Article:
Happy International Women’s Day!

It’s that time of year again. People are digging out their oft-neglected lilac, mauve and lavender clothing in commemoration of International Women’s Day. It is a time to celebrate the social, economic, political and cultural achievements of women all over the globe. It is also an annual reminder of how far we still have to go to reach gender parity.

So, what better time to celebrate women palaeontologists than today?! Most people would know of Mary Anning, the English fossil collector famous for her discoveries in the Jurassic beds in the cliffs at Lyme Regis. Some of her most significant finds included Ichthyosaurs, Plesiosaurs and Pterosaurs. In fact there has been a film made recently celebrating the life and work of Mary Anning which I am very excited to see.

However, sadly, I think most people would be hard-pressed to think of a second or third woman palaeontologist from history. It is true that the work of these scientists was often ignored or plagiarised by men in their field. One of my favourite palaeontologists (woman or not) is Tilly Edinger. If you would like to learn more, two scientists have recently written some nice articles summarising Tilly’s life and work (Buchholtz & Seyfarth 1999, 2001).

Tilly Edinger was a German palaeontologist who is credited as the founder of a branch of palaeontology I work in called palaeoneurology. In 1921 Tilly Edinger studied a ‘steinkern’ or natural endocast (mould of the internal cavity) of the skull of a marine Mesozoic marine reptile called Nothosaurus (Edinger 1921).  In the past, scientists had to rely on fortuitous findings of split-open skulls, or use painstakingly slow and destructive methods to examine the internal cavities of fossil skulls. Today palaeoneurology is flourishing due to the increasing accessibility of modern non-invasive scanning technology such as CT or synchrotron scanning.

A large focus of my work is that of endocasts of fossil fish and what they can tell us about the brains these animals had in life. Changes in brain shape throughout evolution can reflect changing reliance on various sensory abilities, and can help pinpoint the origins of certain behaviours. For example, some dinosaur skulls show “flight-ready” adaptations suggesting that those dinosaurs had already evolved the capability for flight, before the origin of birds. I work on the skulls and endocasts of the lineage of fish that first ventured onto land (tetrapods, the first terrestrial vertebrates) and their close fish relatives, lungfish. In doing so, I hope to uncover new insight into the behaviour and drivers for that “greatest step in evolution”.

You can see an image of a lungfish endocast (Rhinodipterus, from the Late Devonian Gogo Formation) below (figure from Clement and Ahlberg 2014).

Rhinodipterus endocast

Please let me know your favourite female palaeontologist from history (or today) in the comments below.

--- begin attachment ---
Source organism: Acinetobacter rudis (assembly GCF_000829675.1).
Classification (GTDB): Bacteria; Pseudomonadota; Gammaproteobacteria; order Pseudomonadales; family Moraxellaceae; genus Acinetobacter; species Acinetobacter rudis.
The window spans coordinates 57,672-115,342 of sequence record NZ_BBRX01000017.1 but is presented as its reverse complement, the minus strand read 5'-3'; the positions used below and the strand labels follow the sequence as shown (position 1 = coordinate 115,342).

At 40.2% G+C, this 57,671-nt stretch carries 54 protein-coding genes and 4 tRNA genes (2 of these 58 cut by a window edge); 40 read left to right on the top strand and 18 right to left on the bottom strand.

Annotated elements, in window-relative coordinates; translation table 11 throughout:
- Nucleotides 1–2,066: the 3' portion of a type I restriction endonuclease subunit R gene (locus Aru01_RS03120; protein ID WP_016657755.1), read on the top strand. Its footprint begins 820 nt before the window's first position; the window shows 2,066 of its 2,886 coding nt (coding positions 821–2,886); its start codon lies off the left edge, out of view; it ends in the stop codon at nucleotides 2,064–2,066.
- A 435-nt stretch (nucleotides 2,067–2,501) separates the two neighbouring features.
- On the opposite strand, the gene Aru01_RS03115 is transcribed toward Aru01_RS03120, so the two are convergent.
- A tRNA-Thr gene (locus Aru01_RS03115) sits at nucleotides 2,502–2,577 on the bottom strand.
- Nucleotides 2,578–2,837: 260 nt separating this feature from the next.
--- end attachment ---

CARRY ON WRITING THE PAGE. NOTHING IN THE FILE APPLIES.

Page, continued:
• BUCHHOLTZ, E. A. & SEYFARTH, E.-A. 1999. The gospel of the fossil brain: Tilly Edinger and the science of paleoneurology. Brain Res Bull, 48, 351-61.
  • BUCHHOLTZ, E. A. & SEYFARTH, E.-A. 2001. The study of “fossil brains”: Tilly Edinger (1897-1967) and the beginnings of paleoneurology. BioScience, 51, 674-682.
  • CLEMENT, A. M. & AHLBERG, P. E. 2014. The first virtual cranial endocast of a lungfish (Sarcopterygii: Dipnoi). PloS One, 9, 19.
  • EDINGER, T. 1921. Über Nothosaurus, Ein Steinkern der Schädelhöhle. Senckenbergiana, 3, 121–129.

Dinosaur rEvolution!

Last night I was lucky enough to attend the opening of the new travelling exhibition at the South Australia Museum, “Dinosaur rEvolution: Secrets of Survival”.

There were a lot of old favourites there, but also some refreshing interpretations incorporating recent discoveries about dinosaur skin and ornaments, and some of the spectacular forms coming out of China (spoiler: there are lots of feathers, quills, spikes and horns to be seen.)

A great feature that I enjoyed was the abundance of skeleton casts that were available to touch (gently). I think the tactile experience is very important in Museum exhibitions – for adults and children alike. However, it was a little disappointing that I didn’t manage to find any Australian material on show.

The exhibition was put together by Luis V. Ray and Gondwana Studios, and is at the SAM until early May. I think it’s sure to be a hit with all of those dinosaur-obsessed little ones out there!


SciPub: Evolution

Are you currently in Adelaide and interested in Evolution?

If the answer is yes, then you should come on down to “Science in the Pub:Evolution” tomorrow night.

The Science in the Pub group put on FREE public monthly meetings that are, as the name suggests, all about science and held IN THE PUB. It’s a great way to learn something fascinating while enjoying a cold bevvie or two (and in this heat, we deserve it!)


From their website: “SciPub is to make science engaging and accessible to the public. Each panel consists of three experts who deliver short, 10-15 minute presentations on their area of expertise and then discuss questions from the audience via a moderator.”